Territory Stories

Sunday Territorian 1 Mar 2015



Sunday Territorian 1 Mar 2015


Sunday Territorian; NewspaperNT




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Community newspapers -- Northern Territory -- Darwin.; Australian newspapers -- Northern Territory -- Darwin.

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Nationwide News Pty. Limited

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Copyright. Made available by the publisher under licence.

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Nationwide News Pty. Limited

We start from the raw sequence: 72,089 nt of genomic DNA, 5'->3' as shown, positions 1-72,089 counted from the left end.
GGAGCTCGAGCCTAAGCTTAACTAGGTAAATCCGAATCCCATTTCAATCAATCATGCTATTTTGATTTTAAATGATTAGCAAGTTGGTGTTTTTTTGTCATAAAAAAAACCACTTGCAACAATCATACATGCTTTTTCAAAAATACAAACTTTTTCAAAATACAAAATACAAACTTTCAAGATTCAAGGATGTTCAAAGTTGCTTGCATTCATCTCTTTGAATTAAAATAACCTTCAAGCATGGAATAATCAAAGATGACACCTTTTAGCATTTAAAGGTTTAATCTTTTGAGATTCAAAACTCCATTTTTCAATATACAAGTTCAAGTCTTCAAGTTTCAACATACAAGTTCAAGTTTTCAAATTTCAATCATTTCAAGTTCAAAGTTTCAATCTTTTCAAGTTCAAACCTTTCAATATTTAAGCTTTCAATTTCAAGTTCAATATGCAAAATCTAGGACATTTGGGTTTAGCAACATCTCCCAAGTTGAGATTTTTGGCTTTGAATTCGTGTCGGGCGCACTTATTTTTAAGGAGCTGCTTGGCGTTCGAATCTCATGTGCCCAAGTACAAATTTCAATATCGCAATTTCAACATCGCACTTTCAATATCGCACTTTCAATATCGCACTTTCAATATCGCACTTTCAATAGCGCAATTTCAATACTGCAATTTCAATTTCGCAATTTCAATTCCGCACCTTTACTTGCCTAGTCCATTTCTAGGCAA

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22 LIFESTYLE SUNDAY MARCH 1 2015 NTNE01Z01MA - V1 TELE01Z01BS - V1 b+s 04 nutrition T he Australian Health Survey released last year revealed that most women and older men in this country dont have enough calcium in their diets. As you age, the bodys ability to absorb this all-important mineral decreases, making it vital to umm, bone up on it. Equally, you dont want to lose the calcium youre ingesting. Youve no doubt heard that vitamin D helps the absorption of calcium, but calcium has more friends (and foes) than that. Here are some of the lesserknown nutrients and foods that can impact your calcium levels. enjoy prunes and raisins Both of these fruits contain a good amount of calcium, but thats not only why theyre appearing on this list. Theyre also great sources of boron. This mineral helps to prevent the body from losing calcium through urine by maximising the activity of oestrogen and vitamin D in bones. This means that without enough boron, youre literally flushing calcium down the toilet. Boron works by stimulating the body to produce more oestrogen, which is good news for those who are going through menopause. Decreased oestrogen levels during this time of life triggers increased activity of osteoclasts the cells that have been shown to break down bone. Other sources of boron: Its widely found in fruit, vegetables, legumes and nuts, particularly almonds, apples, oranges and cherries. Theres currently no RDI for boron, but if you eat the daily recommended two serves of fruit and five serves of veg, youll be covered. feast on avocado The flesh of this nutritious fruit is rich in magnesium, which is the key to the bodys proper assimilation and use of calcium, according to Dr Carolyn Dean, medical director of the US Nutritional Magnesium Association. She adds: If we consume too much calcium without sufficient magnesium, the excess calcium isnt utilised correctly and may actually become toxic, causing calcification of the arteries, leading to heart attack and cardiovascular disease. Other sources of magnesium: Oily fish, leafy greens, oats, wholegrains, almonds and dark chocolate are also rich in this important mineral. The recommended daily intake of magnesium is 320mg/day for women aged 30-50. This minerals importance in maintaining long-term health is well known and most of us rely on dairy as our main source. However, there are many foods that can help (or hinder) your calcium fix. By Jennie Smiedt Lauren McGuckin, an accredited practising dietitian and Dietitians Association of Australia spokesperson, advises spreading this amount across the day via an oat-based breakfast, a handful of almonds, a salmon and avocado sandwich on multigrain, a banana, and a cup of spinach in a salad. 1.2 mil THe numBer of AuSTrAliAnS wHo Are currenTly AffecTed By oSTeoporoSiS. eat less bran and beans Both of these fibrous foods are rich in phytic acid and oxalic acid, which bind to calcium and can inhibit its absorption. The acids are also found in spinach, Swiss chard, beets, rhubarb, berries, beans, wheat bran, seeds and grains. surprising ways to boost your calcium levels 3 mil THe predicTed numBer of AuSSieS wHo will HAve oSTeoporoSiS By 2021. body+soul www.bodyandsoul.com.au body+soul